Can We Send an Employee for a Mental Health Exam?
By Kelly A. Hayden, JD, Chief Legal Counsel
Published January 9, 2018
Have you ever considered sending an employee for a mental health exam and wondered about the legality of this action? Under what circumstances is it appropriate to require such an exam? Recently, the United States Court of Appeals for the Seventh Circuit considered these issues in Painter v. Illinois Department of Transportation (Case No. 16-3187, Seventh Circuit, December 6, 2017).
Painter was the office administrator for IDOT’s Division of Traffic Safety. After receiving several complaints from other employees about her behavior, she was placed on administrative leave and required to submit to a fitness-for-duty exam. The first exam revealed that she was fit to perform the essential functions of her job, but “displayed some hypomania” and “could be bipolar.” The doctor recommended she be reevaluated in 45 days. At the next exam, the doctor recommended that she see a mental health specialist.
During this period, Painter was working, but continuing to have problems with coworkers. At one point, it was determined that Painter was keeping a log of coworkers’ conversations and other actions. Upon IDOT receiving a complaint regarding this log, she was again placed on administrative leave.
Painter ultimately saw a psychiatrist, who supported the determination that she could perform essential functions, but suggested that she might have a “personality disorder.” Upon returning to work for the third time, Painter was still unable to get along with coworkers. After investigation, it was determined that Painter was very “argumentative” with others and spoke in an “unprofessional tone.” Painter was placed on another leave and asked to see the doctor once again. However, before she could be examined, she contacted her union representative in a “threatening manner” that resulted in intervention by the Illinois State Police. After her next examination, she was finally declared unfit to return to work due to “her paranoid thinking and the highly disruptive behavior which results from her paranoia.” Painter filed a lawsuit, alleging violations of the American with Disabilities Act (ADA) based on the medical examinations she was “forced” to attend.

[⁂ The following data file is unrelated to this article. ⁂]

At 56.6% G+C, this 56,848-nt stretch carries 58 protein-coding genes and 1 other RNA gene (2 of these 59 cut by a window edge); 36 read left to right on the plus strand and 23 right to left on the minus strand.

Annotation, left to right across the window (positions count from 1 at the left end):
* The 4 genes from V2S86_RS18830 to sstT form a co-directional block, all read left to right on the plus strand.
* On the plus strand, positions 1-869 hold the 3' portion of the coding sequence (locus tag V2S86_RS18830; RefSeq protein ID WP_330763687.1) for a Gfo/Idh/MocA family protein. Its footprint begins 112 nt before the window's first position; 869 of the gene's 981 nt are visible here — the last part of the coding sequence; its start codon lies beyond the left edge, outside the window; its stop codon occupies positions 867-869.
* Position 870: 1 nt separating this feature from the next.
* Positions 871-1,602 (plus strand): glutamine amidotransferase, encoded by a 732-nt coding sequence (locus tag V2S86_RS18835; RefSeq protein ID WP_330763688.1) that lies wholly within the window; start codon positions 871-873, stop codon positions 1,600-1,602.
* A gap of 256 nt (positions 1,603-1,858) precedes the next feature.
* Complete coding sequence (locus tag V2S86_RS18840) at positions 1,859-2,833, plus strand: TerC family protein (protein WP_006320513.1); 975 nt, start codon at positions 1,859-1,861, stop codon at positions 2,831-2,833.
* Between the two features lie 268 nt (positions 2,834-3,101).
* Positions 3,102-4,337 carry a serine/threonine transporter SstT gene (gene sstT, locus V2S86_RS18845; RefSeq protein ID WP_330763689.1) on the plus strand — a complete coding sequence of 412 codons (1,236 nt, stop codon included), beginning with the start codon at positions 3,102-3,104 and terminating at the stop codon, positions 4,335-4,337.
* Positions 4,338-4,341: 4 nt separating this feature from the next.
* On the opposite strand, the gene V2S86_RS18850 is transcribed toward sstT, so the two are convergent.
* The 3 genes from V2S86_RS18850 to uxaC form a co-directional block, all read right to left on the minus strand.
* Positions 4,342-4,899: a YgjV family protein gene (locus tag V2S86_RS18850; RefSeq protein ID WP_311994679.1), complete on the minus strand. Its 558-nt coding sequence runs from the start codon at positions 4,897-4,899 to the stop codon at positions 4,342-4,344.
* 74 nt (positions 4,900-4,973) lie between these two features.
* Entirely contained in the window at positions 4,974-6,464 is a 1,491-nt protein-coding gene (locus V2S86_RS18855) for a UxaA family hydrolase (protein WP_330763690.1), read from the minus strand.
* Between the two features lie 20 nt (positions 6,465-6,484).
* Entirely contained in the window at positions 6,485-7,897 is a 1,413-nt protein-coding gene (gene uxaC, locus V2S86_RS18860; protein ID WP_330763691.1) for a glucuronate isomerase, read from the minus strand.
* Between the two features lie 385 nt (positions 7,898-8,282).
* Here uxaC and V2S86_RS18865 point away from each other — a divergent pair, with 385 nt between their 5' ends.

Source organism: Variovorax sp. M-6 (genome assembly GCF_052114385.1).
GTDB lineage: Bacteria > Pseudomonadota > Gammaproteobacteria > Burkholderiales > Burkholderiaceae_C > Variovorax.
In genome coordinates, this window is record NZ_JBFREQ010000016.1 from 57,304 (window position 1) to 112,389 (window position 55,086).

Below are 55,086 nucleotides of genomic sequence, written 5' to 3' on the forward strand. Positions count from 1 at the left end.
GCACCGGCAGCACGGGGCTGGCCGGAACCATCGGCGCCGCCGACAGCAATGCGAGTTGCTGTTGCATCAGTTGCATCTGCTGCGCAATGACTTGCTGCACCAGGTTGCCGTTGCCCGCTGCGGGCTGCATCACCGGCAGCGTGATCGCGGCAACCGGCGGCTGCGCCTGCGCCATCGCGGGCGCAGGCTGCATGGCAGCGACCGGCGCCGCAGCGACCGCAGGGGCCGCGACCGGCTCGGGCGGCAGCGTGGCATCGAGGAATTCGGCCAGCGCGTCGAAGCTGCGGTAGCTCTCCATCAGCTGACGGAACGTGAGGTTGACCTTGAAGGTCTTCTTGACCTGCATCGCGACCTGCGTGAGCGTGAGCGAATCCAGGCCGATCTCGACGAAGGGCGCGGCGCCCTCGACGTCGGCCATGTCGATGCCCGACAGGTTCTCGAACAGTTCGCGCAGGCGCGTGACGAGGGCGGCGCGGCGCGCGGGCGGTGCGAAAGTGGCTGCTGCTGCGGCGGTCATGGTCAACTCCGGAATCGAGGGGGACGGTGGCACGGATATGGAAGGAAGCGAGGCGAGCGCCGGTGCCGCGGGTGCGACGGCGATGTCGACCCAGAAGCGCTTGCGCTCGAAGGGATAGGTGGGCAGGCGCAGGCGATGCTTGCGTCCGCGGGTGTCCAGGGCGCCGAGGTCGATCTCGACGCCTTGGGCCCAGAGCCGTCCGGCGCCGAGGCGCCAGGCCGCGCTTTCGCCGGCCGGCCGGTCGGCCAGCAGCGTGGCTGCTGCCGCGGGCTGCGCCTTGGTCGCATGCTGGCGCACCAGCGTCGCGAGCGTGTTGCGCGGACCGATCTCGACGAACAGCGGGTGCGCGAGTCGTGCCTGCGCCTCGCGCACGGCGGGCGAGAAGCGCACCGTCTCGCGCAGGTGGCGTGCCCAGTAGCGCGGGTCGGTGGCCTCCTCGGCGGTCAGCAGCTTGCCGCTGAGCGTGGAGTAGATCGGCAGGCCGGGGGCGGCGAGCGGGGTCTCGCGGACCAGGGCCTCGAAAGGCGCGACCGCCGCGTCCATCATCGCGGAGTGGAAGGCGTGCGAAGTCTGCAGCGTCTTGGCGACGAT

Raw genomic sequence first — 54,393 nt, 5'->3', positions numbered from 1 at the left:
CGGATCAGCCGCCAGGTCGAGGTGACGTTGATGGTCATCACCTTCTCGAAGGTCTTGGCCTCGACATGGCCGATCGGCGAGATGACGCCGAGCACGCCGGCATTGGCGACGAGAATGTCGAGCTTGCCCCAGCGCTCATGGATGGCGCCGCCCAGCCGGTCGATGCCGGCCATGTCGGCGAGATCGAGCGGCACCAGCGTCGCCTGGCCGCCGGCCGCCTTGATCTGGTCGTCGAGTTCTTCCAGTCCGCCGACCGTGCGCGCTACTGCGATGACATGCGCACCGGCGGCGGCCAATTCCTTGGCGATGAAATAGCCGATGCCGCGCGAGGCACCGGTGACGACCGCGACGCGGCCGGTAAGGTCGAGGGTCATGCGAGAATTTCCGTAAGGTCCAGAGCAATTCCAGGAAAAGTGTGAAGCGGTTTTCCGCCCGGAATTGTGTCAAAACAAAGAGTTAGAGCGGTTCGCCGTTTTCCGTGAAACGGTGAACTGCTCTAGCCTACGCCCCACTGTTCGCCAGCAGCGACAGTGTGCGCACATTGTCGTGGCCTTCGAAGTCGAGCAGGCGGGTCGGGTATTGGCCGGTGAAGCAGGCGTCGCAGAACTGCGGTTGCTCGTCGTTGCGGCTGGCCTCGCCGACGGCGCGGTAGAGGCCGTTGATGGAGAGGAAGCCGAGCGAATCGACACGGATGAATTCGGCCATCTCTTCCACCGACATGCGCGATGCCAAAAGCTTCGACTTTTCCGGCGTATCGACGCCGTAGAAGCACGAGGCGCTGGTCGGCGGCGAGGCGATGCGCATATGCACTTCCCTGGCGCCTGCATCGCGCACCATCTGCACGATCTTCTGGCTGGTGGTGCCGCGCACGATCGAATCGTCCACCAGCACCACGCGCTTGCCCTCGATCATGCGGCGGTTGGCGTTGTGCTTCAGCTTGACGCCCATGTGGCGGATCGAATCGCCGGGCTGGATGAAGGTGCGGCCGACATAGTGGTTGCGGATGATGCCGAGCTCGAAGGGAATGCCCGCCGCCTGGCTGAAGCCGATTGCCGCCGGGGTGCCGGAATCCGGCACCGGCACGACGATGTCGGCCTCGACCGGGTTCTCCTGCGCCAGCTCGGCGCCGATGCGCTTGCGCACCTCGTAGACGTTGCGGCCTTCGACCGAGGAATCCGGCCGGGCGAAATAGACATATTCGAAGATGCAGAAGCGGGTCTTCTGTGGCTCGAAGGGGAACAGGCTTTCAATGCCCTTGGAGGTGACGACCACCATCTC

At the United States Court of Appeals for the Seventh Circuit, Painter’s focus was on the last two examinations (the one that determined she had personality disorder but could work and the second that declared her unfit for duty.) The Court noted that when an employee challenges a medical exam, the burden is on the employer to prove that the exam was performed for a business necessity. Guidance from the EEOC states that a business necessity is met where “the employer has a reasonable belief based on objective evidence that a medical condition will impair an employee’s ability to perform essential job junctions or that the employee will pose a threat due to a medical condition.” The Court recognized that simply annoying coworkers or behaving in an inefficient manner is not enough to justify a medical exam under the ADA.
Nevertheless, the Court found in favor of IDOT, emphasizing that there were over 160 pages of documentation indicating that the exam was job-related and consistent with business necessity. This documentation included supervisor notes, formal discipline, and email communications from coworkers related to Painter’s behavior.
What can employers learn from this case? First, understand the guidelines for sending an employee for a medical exam and, when in doubt, consult with legal counsel concerning the efficacy of such an exam. Further, the importance of documentation by supervisors cannot be stressed enough. Without those 160 pages of notes, discipline, and other communications, it is unclear if the exams would have been upheld. While “160 pages” is not the standard, a court or the EEOC will want to see substantial documentation supporting this type of action by employers.
Want to discuss sending an employee for a medical exam? Management Association members should contact our Employment Law Services Department at 800-448-4584 and speak with one of our attorneys to review your specific situation, or email us at firstname.lastname@example.org.